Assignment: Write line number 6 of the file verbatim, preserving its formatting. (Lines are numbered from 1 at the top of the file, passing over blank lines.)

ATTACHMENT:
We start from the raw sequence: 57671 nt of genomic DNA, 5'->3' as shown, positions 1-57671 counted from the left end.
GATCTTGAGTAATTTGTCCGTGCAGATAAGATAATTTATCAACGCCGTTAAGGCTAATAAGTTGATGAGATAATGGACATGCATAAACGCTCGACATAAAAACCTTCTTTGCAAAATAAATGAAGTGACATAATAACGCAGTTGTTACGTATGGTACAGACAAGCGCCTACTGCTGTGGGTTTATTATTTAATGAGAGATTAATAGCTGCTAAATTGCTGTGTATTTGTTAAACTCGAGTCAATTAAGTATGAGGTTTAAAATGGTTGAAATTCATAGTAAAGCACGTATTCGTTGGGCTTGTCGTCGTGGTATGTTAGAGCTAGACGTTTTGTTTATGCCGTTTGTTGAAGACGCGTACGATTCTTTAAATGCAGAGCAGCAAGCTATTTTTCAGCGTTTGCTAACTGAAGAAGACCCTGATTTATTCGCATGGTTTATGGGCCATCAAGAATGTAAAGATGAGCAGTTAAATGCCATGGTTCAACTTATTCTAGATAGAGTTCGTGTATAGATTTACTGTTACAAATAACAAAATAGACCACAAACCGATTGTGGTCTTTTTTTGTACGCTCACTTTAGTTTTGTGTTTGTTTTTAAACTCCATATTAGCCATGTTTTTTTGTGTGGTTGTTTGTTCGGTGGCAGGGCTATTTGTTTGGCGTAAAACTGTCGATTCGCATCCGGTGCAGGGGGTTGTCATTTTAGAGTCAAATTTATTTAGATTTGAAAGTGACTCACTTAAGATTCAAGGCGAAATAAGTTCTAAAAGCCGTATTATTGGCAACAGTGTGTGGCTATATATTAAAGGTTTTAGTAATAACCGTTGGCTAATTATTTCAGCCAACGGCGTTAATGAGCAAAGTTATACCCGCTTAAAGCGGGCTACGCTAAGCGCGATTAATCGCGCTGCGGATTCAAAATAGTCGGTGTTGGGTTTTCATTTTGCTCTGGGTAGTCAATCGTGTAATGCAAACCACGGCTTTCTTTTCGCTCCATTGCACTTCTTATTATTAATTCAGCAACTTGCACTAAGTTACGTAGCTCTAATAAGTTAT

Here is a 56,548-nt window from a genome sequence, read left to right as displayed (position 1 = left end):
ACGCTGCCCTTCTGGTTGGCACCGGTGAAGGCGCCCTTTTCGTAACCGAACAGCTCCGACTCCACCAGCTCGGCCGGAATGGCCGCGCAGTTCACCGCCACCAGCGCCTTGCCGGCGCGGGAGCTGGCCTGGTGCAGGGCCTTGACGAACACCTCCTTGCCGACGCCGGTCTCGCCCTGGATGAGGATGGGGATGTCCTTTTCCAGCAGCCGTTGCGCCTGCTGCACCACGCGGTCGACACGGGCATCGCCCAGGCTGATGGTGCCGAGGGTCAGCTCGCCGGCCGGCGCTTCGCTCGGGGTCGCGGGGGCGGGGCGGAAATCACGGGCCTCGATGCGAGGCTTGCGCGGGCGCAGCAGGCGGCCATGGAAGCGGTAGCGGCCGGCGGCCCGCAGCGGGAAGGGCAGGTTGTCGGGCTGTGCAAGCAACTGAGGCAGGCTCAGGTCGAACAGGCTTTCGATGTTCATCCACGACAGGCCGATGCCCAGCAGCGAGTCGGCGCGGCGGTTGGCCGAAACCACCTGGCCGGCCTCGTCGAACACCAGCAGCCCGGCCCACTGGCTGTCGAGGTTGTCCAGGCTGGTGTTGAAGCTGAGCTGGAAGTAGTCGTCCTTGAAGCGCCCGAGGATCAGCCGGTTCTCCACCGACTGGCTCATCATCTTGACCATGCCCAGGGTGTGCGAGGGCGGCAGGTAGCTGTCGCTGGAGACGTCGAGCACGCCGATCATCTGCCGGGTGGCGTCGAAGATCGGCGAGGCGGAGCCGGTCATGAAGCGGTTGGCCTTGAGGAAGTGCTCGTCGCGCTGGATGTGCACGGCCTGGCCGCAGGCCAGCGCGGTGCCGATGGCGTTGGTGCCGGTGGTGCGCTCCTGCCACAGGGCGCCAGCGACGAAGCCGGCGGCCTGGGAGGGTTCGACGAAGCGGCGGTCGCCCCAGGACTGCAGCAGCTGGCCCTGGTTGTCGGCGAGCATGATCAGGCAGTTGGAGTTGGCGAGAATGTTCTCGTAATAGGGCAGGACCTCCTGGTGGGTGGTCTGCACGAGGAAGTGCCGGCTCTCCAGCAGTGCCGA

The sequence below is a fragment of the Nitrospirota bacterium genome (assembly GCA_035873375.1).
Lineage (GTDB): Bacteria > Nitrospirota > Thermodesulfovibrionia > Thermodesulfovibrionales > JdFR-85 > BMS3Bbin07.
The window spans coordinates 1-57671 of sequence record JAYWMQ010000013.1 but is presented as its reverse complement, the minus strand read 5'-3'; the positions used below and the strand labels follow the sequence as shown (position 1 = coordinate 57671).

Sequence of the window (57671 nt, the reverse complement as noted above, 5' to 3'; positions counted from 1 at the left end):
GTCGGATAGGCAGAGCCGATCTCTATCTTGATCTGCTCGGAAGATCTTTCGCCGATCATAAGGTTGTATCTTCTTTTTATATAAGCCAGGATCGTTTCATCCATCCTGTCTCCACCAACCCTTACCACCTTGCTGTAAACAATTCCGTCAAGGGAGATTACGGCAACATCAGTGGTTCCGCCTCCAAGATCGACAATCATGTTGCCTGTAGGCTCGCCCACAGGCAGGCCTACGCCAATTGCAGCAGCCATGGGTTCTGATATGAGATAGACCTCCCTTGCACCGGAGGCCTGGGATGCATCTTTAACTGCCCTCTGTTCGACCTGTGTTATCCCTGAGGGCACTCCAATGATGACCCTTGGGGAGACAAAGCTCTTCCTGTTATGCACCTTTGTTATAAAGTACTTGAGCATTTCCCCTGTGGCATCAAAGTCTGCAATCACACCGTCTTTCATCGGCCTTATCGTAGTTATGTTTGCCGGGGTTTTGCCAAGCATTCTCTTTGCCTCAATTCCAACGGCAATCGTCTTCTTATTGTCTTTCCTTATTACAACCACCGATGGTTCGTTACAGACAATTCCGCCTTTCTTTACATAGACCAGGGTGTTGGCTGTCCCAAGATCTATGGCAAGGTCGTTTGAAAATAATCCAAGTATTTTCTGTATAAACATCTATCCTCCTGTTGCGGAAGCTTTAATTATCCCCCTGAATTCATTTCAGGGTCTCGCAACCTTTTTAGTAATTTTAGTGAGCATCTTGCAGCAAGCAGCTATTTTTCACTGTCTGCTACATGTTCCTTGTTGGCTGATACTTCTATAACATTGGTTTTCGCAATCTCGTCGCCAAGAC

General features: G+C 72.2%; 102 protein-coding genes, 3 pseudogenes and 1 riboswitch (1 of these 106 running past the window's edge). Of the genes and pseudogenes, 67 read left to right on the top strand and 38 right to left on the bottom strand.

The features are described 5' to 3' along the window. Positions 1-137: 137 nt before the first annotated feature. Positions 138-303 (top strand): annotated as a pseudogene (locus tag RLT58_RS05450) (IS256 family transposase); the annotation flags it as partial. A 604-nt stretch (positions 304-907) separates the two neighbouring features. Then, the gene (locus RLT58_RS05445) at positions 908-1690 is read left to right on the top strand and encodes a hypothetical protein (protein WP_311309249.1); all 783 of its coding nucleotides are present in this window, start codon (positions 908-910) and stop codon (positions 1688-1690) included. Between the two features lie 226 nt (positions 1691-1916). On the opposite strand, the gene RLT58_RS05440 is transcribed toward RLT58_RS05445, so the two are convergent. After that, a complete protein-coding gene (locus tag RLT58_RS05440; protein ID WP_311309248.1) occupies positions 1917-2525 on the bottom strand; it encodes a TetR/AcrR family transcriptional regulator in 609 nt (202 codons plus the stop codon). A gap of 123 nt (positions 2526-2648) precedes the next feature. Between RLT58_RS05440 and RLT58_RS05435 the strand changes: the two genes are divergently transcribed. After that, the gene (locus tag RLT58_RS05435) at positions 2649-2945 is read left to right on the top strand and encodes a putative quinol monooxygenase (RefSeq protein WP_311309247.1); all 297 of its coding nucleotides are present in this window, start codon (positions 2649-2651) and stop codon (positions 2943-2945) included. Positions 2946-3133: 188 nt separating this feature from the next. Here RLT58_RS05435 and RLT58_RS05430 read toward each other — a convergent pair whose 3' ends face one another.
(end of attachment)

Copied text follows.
Lineage (GTDB): Bacteria > Nitrospirota > Thermodesulfovibrionia > Thermodesulfovibrionales > JdFR-85 > BMS3Bbin07.